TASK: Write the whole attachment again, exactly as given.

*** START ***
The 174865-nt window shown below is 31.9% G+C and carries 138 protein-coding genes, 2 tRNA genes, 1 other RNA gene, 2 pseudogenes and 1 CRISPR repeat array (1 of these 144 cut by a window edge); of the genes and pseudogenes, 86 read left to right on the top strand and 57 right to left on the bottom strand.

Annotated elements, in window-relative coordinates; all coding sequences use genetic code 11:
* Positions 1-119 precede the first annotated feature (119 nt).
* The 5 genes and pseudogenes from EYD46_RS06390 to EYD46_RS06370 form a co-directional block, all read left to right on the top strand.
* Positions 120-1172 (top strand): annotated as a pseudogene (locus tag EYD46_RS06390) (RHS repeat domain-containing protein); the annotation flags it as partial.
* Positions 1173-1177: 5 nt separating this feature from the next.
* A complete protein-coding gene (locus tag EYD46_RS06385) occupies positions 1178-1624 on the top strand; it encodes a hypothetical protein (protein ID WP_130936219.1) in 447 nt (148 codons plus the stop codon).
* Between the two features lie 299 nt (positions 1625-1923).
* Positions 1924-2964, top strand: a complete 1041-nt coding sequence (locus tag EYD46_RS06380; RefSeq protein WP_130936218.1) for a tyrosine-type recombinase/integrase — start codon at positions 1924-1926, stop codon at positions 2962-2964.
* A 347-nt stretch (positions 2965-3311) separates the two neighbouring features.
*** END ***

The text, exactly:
The 174865-nt window shown below is 31.9% G+C and carries 138 protein-coding genes, 2 tRNA genes, 1 other RNA gene, 2 pseudogenes and 1 CRISPR repeat array (1 of these 144 cut by a window edge); of the genes and pseudogenes, 86 read left to right on the top strand and 57 right to left on the bottom strand.

Annotated elements, in window-relative coordinates; all coding sequences use genetic code 11:
* Positions 1-119 precede the first annotated feature (119 nt).
* The 5 genes and pseudogenes from EYD46_RS06390 to EYD46_RS06370 form a co-directional block, all read left to right on the top strand.
* Positions 120-1172 (top strand): annotated as a pseudogene (locus tag EYD46_RS06390) (RHS repeat domain-containing protein); the annotation flags it as partial.
* Positions 1173-1177: 5 nt separating this feature from the next.
* A complete protein-coding gene (locus tag EYD46_RS06385) occupies positions 1178-1624 on the top strand; it encodes a hypothetical protein (protein ID WP_130936219.1) in 447 nt (148 codons plus the stop codon).
* Between the two features lie 299 nt (positions 1625-1923).
* Positions 1924-2964, top strand: a complete 1041-nt coding sequence (locus tag EYD46_RS06380; RefSeq protein WP_130936218.1) for a tyrosine-type recombinase/integrase — start codon at positions 1924-1926, stop codon at positions 2962-2964.
* A 347-nt stretch (positions 2965-3311) separates the two neighbouring features.